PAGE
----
An alternate approach is to use a ground speed sensor and determine the area harvested by multiplying the speed times the swath width to obtain the amount of grain cut during a particular interval.
It will be understood that the present invention provides information on both the weight and the volume of the harvested crop and by coupling the information with area measurements one can obtain an on-the-go yield monitor system to enable a farmer to determine the yield of crop 9 as the crop is being harvested by an implement 10. Typically, such devices are commercially available and are referred to as microwave doppler-shift devices.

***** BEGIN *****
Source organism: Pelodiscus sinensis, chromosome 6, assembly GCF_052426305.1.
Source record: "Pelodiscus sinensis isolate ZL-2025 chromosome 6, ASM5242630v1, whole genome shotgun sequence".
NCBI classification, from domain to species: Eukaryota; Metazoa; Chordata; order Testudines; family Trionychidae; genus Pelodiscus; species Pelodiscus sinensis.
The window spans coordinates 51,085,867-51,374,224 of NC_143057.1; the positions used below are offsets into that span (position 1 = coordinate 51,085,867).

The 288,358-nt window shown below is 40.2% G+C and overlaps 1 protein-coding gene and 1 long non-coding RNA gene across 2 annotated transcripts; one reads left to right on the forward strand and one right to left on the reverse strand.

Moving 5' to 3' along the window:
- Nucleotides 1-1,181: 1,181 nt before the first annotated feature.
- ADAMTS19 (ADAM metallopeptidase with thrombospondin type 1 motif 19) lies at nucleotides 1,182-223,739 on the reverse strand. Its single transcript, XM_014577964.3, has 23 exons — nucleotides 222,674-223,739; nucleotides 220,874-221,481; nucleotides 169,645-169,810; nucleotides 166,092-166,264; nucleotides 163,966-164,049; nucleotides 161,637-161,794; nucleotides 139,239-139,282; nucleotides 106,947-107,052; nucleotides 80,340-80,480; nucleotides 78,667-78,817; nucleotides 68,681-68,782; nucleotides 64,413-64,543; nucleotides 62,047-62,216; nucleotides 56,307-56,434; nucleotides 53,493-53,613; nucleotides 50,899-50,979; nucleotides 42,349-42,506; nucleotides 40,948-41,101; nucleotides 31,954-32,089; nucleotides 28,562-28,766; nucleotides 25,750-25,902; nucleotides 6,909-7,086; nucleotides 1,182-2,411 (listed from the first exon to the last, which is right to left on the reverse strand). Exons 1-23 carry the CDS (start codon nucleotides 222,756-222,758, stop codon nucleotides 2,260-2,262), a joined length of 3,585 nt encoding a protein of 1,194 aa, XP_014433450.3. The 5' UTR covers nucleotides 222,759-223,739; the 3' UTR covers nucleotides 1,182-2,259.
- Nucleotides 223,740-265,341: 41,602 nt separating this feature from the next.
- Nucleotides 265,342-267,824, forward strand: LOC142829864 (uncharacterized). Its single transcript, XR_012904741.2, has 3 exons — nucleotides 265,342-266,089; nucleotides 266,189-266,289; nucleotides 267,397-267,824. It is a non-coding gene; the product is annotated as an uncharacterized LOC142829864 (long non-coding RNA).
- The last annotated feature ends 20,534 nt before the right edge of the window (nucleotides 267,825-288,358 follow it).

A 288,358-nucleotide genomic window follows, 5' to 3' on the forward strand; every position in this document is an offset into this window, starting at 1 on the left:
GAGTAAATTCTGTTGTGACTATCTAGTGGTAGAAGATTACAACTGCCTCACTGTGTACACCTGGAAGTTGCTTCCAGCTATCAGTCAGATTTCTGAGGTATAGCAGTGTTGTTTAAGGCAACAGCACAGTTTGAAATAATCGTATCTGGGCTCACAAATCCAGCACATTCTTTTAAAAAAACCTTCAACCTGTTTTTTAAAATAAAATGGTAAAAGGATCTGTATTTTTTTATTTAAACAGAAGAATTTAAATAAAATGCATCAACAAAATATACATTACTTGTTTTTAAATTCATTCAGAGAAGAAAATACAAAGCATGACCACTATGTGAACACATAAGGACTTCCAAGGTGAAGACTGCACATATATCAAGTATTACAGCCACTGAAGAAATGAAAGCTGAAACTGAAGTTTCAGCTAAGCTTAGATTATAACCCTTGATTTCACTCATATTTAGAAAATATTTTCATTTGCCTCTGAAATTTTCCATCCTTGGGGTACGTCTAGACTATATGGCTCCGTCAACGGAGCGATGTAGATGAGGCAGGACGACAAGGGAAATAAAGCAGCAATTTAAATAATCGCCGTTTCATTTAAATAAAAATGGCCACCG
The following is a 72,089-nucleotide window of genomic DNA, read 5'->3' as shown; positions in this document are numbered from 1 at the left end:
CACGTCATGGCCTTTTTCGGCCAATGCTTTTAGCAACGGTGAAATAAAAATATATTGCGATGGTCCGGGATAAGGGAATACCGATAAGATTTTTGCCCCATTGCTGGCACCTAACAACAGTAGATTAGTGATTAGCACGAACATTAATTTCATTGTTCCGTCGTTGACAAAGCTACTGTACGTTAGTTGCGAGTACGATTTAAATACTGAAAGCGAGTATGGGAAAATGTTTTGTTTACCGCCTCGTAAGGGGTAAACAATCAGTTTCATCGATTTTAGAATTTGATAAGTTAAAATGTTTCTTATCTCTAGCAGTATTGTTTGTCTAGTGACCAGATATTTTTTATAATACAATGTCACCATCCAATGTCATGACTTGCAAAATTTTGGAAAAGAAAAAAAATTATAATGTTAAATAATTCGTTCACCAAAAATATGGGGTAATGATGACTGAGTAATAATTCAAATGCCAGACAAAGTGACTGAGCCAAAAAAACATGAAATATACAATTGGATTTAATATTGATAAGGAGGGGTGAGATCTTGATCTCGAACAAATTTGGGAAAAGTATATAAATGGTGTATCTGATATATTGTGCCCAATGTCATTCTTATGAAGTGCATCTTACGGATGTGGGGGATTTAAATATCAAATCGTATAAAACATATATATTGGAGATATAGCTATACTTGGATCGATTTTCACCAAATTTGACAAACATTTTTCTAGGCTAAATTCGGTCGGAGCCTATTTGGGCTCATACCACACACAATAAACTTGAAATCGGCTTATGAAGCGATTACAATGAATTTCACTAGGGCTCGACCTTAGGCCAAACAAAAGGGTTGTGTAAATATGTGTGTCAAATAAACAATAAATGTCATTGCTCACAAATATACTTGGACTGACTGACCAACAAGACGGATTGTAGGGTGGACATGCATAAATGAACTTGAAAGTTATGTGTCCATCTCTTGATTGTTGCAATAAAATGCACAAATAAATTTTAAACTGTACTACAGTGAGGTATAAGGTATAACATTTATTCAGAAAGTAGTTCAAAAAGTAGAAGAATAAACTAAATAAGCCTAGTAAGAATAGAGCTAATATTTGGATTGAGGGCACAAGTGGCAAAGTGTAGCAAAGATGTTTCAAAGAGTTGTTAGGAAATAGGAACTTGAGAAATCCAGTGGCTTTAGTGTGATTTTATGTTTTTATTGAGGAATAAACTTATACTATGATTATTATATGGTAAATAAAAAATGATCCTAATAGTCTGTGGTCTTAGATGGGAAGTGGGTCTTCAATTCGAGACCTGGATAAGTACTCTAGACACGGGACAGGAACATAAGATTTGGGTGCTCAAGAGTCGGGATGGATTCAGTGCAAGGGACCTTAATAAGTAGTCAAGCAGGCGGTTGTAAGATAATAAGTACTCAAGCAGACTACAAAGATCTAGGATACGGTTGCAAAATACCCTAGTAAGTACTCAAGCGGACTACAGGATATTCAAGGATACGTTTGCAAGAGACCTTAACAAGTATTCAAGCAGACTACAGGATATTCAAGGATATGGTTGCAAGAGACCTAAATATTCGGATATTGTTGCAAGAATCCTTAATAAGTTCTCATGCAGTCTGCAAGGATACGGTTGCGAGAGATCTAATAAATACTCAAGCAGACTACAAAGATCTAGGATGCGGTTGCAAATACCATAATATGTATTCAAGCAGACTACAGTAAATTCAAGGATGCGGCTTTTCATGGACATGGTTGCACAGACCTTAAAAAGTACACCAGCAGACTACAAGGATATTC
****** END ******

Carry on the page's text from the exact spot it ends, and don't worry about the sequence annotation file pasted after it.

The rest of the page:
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|U.S. Classification||460/6, 460/149, 56/10.20R|
|International Classification||G01F11/28, G01F11/10, G01G11/00, A01D41/127, G01F13/00, G01F23/296, G01F1/76|
|Cooperative Classification||G01G11/00, G01F23/296, G01F13/003, G01F11/284, G01F11/10, G01F1/76, A01D41/1272|
|European Classification||G01F23/296, G01F1/76, G01F11/10, G01G11/00, G01F11/28C, G01F13/00B2, A01D41/127A|
|Feb 28, 2002||FPAY||Fee payment|
Year of fee payment: 4
|Mar 19, 2002||REMI||Maintenance fee reminder mailed|
|Mar 1, 2006||FPAY||Fee payment|
Year of fee payment: 8
|Apr 5, 2010||REMI||Maintenance fee reminder mailed|
|Sep 1, 2010||LAPS||Lapse for failure to pay maintenance fees|
|Oct 19, 2010||FP||Expired due to failure to pay maintenance fee|
Effective date: 20100901